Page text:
Shanghai stocks dropped 5.8% Monday, suffering their biggest percentage drop so far this year, as lower commodity prices, persistent worries over tightening in bank loans and weak economic data dampened investor sentiment.
Hong Kong shares were also weighed down by the performance as well as a steep fall in U.S. stock futures and commodity prices. In Tokyo, exporters were dragged down by the yen's strength as risk-averse investors bought the low-yielding currency in search of a perceived safe haven , Wall Street Journal reports.
Meanwhile, the equity sell off began on Friday after weaker-than-expected US consumer confidence data. The losses extended across Asia and Europe on Monday, as Tokyo’s Nikkei 225 Average lost 3.1 per cent to 10,268.61 – its biggest one-day fall in five months – and the FTSE Eurofirst 300 traded 2.2 per cent lower at 919.97.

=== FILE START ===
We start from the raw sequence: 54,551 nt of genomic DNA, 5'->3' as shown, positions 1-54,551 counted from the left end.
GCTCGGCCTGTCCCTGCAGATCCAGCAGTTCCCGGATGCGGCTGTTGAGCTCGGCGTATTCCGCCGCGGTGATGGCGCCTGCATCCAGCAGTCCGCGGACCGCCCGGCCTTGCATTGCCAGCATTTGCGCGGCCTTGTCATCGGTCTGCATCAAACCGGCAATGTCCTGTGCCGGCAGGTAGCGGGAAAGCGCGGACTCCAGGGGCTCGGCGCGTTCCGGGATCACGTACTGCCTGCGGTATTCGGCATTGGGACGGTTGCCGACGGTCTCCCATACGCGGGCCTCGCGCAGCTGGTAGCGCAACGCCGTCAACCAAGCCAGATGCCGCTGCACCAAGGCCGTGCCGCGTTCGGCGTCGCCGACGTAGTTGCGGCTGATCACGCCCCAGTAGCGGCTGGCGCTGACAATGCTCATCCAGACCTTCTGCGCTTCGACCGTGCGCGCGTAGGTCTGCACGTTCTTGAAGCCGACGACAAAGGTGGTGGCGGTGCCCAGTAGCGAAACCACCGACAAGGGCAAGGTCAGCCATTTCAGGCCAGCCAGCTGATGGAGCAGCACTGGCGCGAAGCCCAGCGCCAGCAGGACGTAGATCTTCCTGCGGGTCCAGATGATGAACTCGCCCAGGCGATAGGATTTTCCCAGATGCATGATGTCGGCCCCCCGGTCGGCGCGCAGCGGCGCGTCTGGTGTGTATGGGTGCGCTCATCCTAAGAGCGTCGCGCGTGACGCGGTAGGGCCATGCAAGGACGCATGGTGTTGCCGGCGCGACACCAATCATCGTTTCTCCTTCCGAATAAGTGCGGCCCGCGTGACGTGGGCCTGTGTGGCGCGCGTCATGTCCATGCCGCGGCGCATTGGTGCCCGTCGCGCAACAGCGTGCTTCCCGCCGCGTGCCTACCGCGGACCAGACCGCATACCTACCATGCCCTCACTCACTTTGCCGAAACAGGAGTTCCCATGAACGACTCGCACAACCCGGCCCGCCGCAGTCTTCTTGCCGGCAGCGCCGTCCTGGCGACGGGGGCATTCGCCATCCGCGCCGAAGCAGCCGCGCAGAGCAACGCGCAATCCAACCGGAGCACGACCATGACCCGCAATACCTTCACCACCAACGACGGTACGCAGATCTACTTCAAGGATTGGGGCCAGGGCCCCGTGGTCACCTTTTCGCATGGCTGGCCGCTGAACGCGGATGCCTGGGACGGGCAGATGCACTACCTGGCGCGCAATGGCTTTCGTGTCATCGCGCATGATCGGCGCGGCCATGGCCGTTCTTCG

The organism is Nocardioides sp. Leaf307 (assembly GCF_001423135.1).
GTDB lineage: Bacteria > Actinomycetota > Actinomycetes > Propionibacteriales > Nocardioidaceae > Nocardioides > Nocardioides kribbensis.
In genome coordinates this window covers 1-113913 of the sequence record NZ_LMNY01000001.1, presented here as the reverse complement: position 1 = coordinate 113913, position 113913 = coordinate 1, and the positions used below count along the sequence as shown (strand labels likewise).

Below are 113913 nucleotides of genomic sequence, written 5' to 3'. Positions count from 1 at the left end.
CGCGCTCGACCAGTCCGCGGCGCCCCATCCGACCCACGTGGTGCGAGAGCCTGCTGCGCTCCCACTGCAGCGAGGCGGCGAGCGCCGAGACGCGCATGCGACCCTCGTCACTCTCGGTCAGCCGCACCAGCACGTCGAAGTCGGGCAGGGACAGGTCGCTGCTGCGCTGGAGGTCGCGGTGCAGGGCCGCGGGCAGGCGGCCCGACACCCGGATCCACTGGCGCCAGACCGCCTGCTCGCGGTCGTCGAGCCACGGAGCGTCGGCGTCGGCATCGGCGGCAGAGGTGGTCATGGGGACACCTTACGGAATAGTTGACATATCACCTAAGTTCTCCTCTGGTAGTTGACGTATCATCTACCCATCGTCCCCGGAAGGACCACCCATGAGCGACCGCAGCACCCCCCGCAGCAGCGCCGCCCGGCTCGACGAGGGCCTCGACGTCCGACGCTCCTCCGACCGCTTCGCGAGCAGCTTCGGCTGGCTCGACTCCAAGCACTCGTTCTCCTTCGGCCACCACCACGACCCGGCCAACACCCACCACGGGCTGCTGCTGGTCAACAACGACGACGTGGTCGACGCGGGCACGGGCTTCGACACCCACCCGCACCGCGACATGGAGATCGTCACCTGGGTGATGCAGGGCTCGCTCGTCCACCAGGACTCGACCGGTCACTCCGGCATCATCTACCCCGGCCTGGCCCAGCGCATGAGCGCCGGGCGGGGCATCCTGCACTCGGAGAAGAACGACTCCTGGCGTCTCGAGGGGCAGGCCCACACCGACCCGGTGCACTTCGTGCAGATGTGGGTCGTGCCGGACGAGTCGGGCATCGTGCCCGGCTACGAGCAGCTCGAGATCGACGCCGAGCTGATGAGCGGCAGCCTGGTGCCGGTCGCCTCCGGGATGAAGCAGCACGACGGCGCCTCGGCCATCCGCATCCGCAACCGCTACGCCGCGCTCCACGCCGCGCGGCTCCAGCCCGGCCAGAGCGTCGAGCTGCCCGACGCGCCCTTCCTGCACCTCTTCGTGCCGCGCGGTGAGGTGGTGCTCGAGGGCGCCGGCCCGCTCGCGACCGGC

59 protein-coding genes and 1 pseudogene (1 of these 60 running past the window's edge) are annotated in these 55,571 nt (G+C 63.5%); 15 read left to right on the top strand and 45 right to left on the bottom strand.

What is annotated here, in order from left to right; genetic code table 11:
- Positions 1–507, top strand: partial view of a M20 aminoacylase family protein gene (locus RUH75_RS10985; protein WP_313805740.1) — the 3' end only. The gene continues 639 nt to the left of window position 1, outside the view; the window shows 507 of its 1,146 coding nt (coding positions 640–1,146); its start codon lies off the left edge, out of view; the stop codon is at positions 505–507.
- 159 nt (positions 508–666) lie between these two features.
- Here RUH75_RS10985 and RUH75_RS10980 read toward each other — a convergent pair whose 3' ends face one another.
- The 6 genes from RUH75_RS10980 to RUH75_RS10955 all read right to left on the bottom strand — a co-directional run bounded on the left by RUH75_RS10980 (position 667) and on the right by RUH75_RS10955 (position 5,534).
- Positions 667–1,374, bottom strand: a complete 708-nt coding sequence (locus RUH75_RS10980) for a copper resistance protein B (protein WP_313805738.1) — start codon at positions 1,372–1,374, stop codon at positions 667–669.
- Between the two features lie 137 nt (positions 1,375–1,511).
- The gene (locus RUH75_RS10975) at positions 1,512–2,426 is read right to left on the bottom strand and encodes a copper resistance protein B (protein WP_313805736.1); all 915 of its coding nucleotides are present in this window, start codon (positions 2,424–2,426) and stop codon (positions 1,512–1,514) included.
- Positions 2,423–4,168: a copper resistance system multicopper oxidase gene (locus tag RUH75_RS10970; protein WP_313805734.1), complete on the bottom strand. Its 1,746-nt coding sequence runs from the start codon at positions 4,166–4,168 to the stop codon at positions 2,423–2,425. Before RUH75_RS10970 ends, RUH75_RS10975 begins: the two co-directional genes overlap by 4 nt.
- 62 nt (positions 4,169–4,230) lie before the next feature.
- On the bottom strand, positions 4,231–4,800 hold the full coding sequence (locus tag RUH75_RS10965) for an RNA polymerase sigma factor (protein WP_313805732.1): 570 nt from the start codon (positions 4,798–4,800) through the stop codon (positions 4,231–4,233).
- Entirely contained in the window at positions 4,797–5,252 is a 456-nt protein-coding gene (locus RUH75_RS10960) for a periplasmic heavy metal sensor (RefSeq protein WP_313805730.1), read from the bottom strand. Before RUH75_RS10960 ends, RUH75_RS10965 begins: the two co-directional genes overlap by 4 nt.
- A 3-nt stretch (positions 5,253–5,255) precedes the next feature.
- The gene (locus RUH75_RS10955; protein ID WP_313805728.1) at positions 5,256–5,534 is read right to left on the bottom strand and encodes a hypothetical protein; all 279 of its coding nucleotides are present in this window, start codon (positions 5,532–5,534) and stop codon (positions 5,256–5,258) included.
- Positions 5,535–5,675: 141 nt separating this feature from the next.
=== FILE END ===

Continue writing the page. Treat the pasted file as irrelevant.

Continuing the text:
Elsewhere in Europe, Germany’s Xetra Dax lost 2.2 per cent to 5,194.98, while London’s FTSE 100 shed 1.8 per cent to 4,627.57 , Financial Times reports , BusinessWeek reports.
However, despite market uncertainty, China Overseas, which has bought three pieces of land in China for about HK$3.8 billion so far this year "will continue to acquire prime land at low cost through various ways and means" to ensurean annual profit increase of over 20 percent in the next four to five years, according to Monday's statement , Reuters reports.
Following the summit in Riga on November 30, NATO Secretary General Jens Stoltenberg explained how the alliance could respond to Russia's 'new aggression against Ukraine.'